The Chrome tools additionally have the Timeline, Profiles and Storage panels. The Timeline panel logs loading, CSS rendering, and JavaScript parsing. The Profile panel profiles resource usage and the Storage panel shows and allows changes in the site's database, local storage, session storage, and cookies.

Finally, both tools have their own minor variances, which make various actions a tiny bit easier or harder. My advice is to use Firebug for Firefox, and DevTools for Webkit browsers, since only Firebug Lite works on Chrome, and it lacks many features the normal Firebug has (and the DevTools are built into Chrome).

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EDIT: This used to be true, but Chrome Dev Tools implemented it.

Firebug can search in all scripts loaded on a page. Chrome Dev Tools can only search in the currently selected script, AFAIK.

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I use firebug for this feature alone, and the Cmd Shift C to select element anytime. – mbdev Jan 31 '12 at 18:44
When I wrote the answer Chrome Dev Tools did not have this functionality. They have implemented it since then. See this answer to one of the questions I asked here: stackoverflow.com/a/7970237/1801 – Slavo Feb 1 '12 at 12:11
Slavo nailed it. you can search all scripts (and all other resources) at once in Chrome Dev Tools. Just open the Resources tab and use search box in the top right corner – Paul Apr 23 '12 at 8:00
Search box is gone now in CDT. Use Ctrl+F to search in current script and Ctrl+Shift+F to search in all scripts – Akhil Nov 27 '13 at 6:48

The mouse selection firebug has is great, but I can't seem to find it in the Chrome Developer Tools.

It bothers me because I can't find a hot key for it in firebug, whereas chrome lacks it completely.

I am a noob developer, so the mouse is still used most of the time when developing.

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As far as I can tell, Firebug is the only one that can edit HTML-code and text live as you type it. Very useful, if you're for example trying to see how text would fit in a container and add one character at a time.

In Chrome when you edit the HTML, you have to press TAB or ENTER to exit "edit mode", and see the changes on your page.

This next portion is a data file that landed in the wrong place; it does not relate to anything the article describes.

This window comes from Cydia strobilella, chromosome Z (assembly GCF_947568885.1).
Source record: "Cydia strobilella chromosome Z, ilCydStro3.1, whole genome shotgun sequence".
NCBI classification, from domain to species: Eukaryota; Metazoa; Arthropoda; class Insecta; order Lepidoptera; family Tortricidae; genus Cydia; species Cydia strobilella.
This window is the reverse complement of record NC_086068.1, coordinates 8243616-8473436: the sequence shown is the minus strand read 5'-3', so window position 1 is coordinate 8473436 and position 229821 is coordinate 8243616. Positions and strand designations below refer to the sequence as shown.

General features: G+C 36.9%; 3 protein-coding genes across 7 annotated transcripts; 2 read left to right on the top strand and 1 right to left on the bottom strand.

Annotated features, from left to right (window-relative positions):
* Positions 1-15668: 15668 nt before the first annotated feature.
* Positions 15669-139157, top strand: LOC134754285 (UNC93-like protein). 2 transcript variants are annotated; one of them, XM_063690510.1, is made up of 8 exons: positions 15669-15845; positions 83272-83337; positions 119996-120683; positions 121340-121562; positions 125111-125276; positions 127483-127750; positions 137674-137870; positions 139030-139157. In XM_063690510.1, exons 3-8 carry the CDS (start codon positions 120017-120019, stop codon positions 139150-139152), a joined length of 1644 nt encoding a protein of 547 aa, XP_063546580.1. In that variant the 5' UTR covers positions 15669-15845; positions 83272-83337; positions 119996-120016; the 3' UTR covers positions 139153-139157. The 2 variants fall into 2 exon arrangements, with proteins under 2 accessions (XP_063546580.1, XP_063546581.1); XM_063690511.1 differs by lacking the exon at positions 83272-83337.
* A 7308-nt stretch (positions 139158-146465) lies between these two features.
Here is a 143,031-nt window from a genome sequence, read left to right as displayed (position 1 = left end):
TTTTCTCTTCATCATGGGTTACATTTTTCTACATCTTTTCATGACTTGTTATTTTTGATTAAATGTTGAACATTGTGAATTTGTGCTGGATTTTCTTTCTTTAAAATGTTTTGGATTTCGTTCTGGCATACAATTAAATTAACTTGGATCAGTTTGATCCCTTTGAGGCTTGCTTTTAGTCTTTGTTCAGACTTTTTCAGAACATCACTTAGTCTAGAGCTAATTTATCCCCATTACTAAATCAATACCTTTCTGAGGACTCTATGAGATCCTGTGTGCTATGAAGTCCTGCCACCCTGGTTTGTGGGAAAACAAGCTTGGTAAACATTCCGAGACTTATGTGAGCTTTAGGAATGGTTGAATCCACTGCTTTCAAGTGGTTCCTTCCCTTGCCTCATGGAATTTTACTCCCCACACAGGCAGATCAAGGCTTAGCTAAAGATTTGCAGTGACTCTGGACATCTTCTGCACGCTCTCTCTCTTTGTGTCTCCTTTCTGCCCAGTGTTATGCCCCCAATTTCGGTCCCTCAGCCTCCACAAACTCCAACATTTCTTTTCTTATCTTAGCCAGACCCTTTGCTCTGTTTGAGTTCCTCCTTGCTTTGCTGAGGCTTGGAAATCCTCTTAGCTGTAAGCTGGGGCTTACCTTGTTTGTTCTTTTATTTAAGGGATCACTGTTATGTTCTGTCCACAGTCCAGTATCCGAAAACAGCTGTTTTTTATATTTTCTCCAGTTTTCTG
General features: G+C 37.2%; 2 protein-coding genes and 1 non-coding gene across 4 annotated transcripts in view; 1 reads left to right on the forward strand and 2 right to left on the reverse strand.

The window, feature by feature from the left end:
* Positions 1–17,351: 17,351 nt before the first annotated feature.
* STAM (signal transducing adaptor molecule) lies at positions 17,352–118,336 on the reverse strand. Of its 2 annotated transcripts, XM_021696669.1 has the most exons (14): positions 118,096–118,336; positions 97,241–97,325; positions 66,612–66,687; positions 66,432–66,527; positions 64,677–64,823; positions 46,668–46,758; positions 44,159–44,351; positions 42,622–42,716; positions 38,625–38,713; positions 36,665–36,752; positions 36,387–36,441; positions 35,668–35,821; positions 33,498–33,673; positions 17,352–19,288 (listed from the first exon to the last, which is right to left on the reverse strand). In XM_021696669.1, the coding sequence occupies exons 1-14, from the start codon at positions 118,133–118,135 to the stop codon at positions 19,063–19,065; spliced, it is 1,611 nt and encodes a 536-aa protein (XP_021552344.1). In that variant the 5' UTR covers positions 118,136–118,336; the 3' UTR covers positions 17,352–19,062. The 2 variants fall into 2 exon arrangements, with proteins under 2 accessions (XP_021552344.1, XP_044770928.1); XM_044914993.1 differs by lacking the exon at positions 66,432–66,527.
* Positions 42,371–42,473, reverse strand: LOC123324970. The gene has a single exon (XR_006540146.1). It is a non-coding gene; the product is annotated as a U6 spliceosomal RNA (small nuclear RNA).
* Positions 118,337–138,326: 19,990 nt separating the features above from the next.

In Firebug you can also enter HTML-code right away. In Chrome, you have to right-click and choose "Edit HTML". Otherwise, it will show up like <b>bold</b>.

I really want to change to Chrome, since it seems to run faster, but the live editing is too important for me.

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I think now you can do that too in Chrome. – Piyush Soni Sep 13 '12 at 3:25
I wish you were right, but it doesn't. I'm using the latest Chrome 21.0.1180.89. What version are you using? Beta/Canary? – Niclas Sep 14 '12 at 7:03

At the time this question was asked Firebug was a beast, but now the Chrome Developer Tools (DevTools) are handy for web developers. Though I'm not ranting about Firebug because I've learnt the web development using Firefox with Firebug.

It was a great tool for web development and it introduced all major features of DevTools and Firefox's DevTools has. However, I switched to the Chrome DevTools though they don't cover all the features of Firebug, because they are light-weighted and much faster than Firebug, accessing localStorage is easily defined and the sources are organized there in my opinion.

Here I'm going to list how the features are unique in Firebug,

  • Search:

    Search option is well-defined in Firebug, because its easily accessible and we can search keyword with case-sensitive and regular expression.

  • DOM:

    The DOM structure can be easily accessed in Firebug with various filtering options like Show User-defined Properties, Show User-defined Functions and so on.

  • Cookies:

    Firebug lets us create our own cookies and gives provision to export cookies.

  • Network/Net:

    Firebug has a Net panel wheras the DevTools call it Network. Both are useful to analyse all the requests made to load the resources and their status. In Firebug, we can easily grasp the resources' Remote IP.

  • Sources:

    Even though the Source Edit is available in the DevTools, I feel Firebug is better while using Source Edit, because if you want to edit a CSS file within the DevTools, you have to go to Sources panel, then press Ctrl+O to find the file. Only then you can edit the file. In Firebug you can easily find the Source Edit under every menu tab.